How to prepare for a stress-free road trip
(Family Features) Before you hit the road this summer, make sure your car and car insurance are ready for the journey. Planning ahead can help avoid mishaps that could ruin your vacation.
Whether you are traveling near or far, you will likely be lugging some valuable items such as golf clubs, a laptop or a video camera - none of which are covered by a car insurance policy.
According to an April 2011 survey released by the National Association of Insurance Commissioners (NAIC), 40 percent of Americans incorrectly believe their car insurance will cover the replacement of personal items stolen from their vehicle.
"The truth is that these items must be covered by your homeowners or renters insurance policy to be reimbursed if they are stolen or damaged," NAIC president Susan E. Voss said.
One-third of Americans also believe their auto insurance automatically covers a rental car, according to the NAIC survey. However, this is not true, and the NAIC recommends checking with your auto insurance agent to make sure you have adequate car insurance whether driving your own car or a rental.
Top 5 Auto Insurance Tips
•Confirm your car insurance is active and premiums are up-to-date. Have a current copy of your insurance card in the car.
•Select liability limits that are appropriate to your financial circumstances. People with more assets generally need to select higher limits of liability than those with fewer assets. If you are found to be at-fault in an accident and purchased insufficient limits, your personal assets are at risk for the remaining financial obligation.
•If renting a car for the trip, check your policy to see if it includes coverage. Verify potential coverage limitations with your agent, and make sure you are not duplicating benefits from your existing auto, health or home insurance policy.
•Verify your homeowners or renters insurance covers the theft of personal items from a car, especially if you are planning to carry expensive items in your car such as golf clubs, video or digital cameras or laptops.
•Check to see if your policy includes roadside assistance. You can be covered for towing, fuel delivery, lockout service, jump-starts and more.
If you are unclear about your car insurance coverage or would like to learn how to lower car insurance costs, visit www.InsureUonline.org or contact your state insurance commissioner. Find your state commissioner at www.naic.org.
Top 5 Car Readiness Tips
To avoid car troubles, schedule a tune-up a few weeks prior to your trip and be sure to get regular oil changes. If you want to do some basic maintenance yourself, here's what Consumer Reports recommends you check:
•Vital Fluids. This includes fluids for the engine, oil, coolant, transmission, brakes, power steering and windshield washers.
•Hoses and Belts. You can check hoses on a cool engine by pinching them. There should be no soft spots or bulging areas. Feel for lengthwise cracks in the inner liner of the hoses. Check all belts for worn spots, cracks or shredding fabric reinforcement.
•Battery. Most batteries are maintenance-free. Check the color of the small inspection window on top of the battery case. Look for cracks or holes in the battery casing. If your battery requires maintenance, make sure the fluid is up to the correct level. Fill with distilled water as indicated in the car owner's manual. Make sure battery cables are securely attached to the terminals. If your battery is more than five years old, consider replacing it - you don't want it overheating in the summer sun.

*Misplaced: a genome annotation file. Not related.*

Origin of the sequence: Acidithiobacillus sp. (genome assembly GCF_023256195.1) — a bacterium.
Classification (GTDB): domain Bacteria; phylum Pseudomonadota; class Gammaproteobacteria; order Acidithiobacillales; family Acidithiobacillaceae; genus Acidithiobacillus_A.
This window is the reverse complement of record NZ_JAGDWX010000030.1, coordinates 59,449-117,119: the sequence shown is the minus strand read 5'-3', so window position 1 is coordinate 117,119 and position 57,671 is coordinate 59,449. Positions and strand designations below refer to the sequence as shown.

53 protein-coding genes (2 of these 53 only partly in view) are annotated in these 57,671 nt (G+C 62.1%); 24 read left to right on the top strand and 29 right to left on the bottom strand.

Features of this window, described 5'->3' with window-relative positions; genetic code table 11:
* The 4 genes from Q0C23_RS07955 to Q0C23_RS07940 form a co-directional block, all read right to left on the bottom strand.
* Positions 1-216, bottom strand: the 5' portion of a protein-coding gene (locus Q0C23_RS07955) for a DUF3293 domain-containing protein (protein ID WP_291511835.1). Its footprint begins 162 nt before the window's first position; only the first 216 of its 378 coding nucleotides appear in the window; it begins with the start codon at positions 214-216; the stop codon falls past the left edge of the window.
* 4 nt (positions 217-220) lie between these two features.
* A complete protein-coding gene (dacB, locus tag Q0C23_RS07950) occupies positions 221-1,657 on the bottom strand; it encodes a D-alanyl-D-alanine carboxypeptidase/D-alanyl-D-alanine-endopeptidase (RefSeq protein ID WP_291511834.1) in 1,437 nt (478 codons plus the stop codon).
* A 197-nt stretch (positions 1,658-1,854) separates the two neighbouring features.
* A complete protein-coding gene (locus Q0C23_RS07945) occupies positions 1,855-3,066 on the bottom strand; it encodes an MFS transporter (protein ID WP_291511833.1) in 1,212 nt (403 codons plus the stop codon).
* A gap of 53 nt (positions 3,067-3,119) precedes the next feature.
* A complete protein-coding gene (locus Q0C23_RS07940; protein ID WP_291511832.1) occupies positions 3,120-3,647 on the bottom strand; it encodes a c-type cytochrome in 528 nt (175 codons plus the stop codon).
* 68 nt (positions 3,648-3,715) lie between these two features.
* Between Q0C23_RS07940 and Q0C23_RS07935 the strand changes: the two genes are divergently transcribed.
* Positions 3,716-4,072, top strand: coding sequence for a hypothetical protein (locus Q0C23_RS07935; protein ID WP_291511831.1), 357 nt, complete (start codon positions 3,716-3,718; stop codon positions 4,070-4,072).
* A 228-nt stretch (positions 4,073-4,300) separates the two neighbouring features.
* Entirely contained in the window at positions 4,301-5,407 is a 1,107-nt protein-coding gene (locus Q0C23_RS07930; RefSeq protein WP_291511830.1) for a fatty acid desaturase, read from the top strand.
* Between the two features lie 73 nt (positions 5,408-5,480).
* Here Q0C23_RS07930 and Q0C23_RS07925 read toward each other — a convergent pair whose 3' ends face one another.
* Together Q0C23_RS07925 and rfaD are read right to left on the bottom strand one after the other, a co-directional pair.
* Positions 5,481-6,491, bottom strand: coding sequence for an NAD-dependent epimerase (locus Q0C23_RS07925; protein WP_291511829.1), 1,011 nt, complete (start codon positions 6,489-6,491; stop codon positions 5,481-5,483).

•Brakes. If your car pulls to one side when you brake, or if you hear any grinding noises or feel unusual vibrations when you apply the brakes, take the vehicle to a mechanic.
•Tires. Proper tire pressure means safer driving and lower fuel bills. Follow the manufacturer's recommendations for tire pressure (usually found on a sticker on the inner edge of the door, or in the glove box.) Also check tires for adequate tread depth and for damage such as cuts or bulges.
Amid the chaos of your own personal packing, don't forget to pack an emergency kit for your trunk, just in case; and if you have roadside assistance, store the number in a handy location in the car.
Top 5 Car Rental Tips
If you're going to rent a car for your trip, make sure you are adequately insured.
•Review your auto insurance policy or call your insurance agent before you reach the rental car counter. Some policies include conditions. They may not cover rentals on business trips, for example.
•If your current policy doesn't offer coverage for a rental car, see if an insurance rider can be added for a small fee.
•Many credit cards include some level of collision and theft protection. In most cases, these benefits are secondary to your personal auto insurance or the car rental company's insurance, meaning the credit card company will only pay claims after other insurance coverage has been exhausted. The NAIC recommends you call your credit card company and ask about benefits.
•If you lack personal auto insurance and your credit card does not provide benefits, it might be wise to purchase the liability insurance and collision damage waiver at the car rental counter.
•Keep in mind that if it is a longer-term rental (e.g., a week, a month or more), there might be limitations on the coverage your existing auto insurance policy provides. Check with your insurance company or agent for details.
National Association of Insurance Commissioners